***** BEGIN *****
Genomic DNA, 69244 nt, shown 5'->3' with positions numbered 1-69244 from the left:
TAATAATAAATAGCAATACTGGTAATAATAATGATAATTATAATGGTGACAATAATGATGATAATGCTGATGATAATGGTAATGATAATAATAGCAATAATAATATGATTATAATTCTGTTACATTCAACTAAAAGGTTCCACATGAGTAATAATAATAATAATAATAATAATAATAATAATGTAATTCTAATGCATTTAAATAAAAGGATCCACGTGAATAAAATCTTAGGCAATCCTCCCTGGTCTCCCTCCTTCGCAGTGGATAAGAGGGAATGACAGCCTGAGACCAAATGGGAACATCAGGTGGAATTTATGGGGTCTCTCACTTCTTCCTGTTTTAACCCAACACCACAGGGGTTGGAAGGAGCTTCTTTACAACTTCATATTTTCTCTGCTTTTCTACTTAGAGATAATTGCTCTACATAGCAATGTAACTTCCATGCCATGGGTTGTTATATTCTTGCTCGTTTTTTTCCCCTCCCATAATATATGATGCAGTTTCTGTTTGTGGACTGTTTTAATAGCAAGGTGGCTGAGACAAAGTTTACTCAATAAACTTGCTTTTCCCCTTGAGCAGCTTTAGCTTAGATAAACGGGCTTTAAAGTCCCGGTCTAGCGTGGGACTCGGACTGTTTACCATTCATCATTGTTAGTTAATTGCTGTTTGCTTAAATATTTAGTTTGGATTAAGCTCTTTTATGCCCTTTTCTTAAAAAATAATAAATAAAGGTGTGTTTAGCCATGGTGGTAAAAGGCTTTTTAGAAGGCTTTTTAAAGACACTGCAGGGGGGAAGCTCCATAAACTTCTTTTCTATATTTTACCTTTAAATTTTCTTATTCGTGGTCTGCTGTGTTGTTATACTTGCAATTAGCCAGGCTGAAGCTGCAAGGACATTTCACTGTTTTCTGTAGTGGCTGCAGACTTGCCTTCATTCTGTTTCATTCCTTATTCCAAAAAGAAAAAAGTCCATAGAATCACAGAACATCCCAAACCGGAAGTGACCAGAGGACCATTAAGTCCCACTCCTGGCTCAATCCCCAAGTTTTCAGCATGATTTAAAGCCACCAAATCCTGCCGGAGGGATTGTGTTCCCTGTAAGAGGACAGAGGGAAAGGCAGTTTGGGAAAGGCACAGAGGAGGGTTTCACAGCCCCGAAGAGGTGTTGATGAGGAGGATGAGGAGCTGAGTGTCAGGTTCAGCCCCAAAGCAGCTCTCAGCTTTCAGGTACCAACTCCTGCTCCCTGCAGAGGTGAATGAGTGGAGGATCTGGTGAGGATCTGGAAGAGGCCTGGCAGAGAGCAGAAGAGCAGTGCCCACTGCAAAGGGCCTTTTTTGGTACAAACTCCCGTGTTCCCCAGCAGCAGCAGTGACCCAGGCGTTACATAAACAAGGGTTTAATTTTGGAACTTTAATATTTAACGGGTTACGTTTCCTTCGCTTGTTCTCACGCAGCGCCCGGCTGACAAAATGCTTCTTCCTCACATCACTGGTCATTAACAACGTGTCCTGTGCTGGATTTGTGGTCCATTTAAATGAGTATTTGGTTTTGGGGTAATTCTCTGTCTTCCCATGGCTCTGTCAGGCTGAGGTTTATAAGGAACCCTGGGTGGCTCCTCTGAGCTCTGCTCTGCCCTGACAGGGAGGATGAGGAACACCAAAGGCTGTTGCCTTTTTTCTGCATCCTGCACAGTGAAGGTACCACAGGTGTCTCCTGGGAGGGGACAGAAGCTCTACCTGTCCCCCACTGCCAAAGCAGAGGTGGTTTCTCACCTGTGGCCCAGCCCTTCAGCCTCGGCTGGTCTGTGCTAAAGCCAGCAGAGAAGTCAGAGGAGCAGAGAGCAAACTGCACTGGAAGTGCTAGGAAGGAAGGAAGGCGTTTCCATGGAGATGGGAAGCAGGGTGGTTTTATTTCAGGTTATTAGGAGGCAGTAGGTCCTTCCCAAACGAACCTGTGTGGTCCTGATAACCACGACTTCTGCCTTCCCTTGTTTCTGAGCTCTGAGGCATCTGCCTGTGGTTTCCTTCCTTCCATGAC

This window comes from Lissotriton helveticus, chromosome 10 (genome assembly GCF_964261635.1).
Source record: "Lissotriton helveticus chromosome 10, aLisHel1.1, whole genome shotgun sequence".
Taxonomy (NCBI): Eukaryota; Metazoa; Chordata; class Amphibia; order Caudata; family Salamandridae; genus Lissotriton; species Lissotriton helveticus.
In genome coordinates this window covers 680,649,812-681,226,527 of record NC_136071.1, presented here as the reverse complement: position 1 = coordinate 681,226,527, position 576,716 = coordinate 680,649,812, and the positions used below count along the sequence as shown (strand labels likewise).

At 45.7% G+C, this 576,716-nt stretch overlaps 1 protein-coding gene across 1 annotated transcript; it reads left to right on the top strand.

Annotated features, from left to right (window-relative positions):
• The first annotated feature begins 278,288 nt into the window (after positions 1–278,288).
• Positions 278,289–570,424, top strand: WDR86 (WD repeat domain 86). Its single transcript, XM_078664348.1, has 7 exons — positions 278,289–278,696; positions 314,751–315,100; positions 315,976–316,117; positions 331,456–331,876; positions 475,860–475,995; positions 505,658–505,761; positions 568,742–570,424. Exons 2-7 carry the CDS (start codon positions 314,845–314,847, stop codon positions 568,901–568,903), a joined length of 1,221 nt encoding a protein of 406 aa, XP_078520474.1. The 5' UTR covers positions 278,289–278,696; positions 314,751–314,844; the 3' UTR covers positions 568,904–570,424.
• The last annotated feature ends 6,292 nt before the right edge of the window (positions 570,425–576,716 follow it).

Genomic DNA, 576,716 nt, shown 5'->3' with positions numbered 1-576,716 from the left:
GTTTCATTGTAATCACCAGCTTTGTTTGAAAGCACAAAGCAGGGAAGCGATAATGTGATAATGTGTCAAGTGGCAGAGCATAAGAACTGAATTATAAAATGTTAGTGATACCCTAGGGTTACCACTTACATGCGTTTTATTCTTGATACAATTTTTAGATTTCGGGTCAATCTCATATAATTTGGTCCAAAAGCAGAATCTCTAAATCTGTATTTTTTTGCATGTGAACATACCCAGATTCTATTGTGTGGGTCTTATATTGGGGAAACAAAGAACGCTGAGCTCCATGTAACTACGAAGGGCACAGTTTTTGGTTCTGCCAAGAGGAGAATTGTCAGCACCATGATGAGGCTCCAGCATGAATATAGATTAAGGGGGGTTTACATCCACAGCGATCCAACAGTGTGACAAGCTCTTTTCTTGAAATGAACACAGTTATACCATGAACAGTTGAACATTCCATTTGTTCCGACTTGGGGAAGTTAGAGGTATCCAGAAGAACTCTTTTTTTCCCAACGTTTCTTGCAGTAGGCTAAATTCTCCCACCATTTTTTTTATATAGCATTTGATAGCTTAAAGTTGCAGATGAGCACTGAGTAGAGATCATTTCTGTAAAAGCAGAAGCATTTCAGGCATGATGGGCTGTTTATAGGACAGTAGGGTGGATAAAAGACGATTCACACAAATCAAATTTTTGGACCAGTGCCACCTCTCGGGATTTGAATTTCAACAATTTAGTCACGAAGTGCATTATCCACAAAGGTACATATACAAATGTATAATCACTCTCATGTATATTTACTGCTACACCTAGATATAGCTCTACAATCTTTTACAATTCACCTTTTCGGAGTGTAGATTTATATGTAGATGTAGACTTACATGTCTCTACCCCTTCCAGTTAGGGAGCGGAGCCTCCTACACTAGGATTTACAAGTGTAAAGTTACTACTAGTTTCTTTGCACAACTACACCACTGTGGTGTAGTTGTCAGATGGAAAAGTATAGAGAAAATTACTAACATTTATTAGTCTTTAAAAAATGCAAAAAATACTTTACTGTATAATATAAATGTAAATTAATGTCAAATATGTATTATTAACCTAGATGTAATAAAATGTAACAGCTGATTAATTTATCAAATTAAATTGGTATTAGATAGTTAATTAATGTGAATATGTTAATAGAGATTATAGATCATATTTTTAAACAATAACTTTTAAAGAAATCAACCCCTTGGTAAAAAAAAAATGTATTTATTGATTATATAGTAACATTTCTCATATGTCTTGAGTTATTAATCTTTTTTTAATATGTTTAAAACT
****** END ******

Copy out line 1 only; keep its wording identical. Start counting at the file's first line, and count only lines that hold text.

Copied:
Genomic DNA, 69244 nt, shown 5'->3' with positions numbered 1-69244 from the left: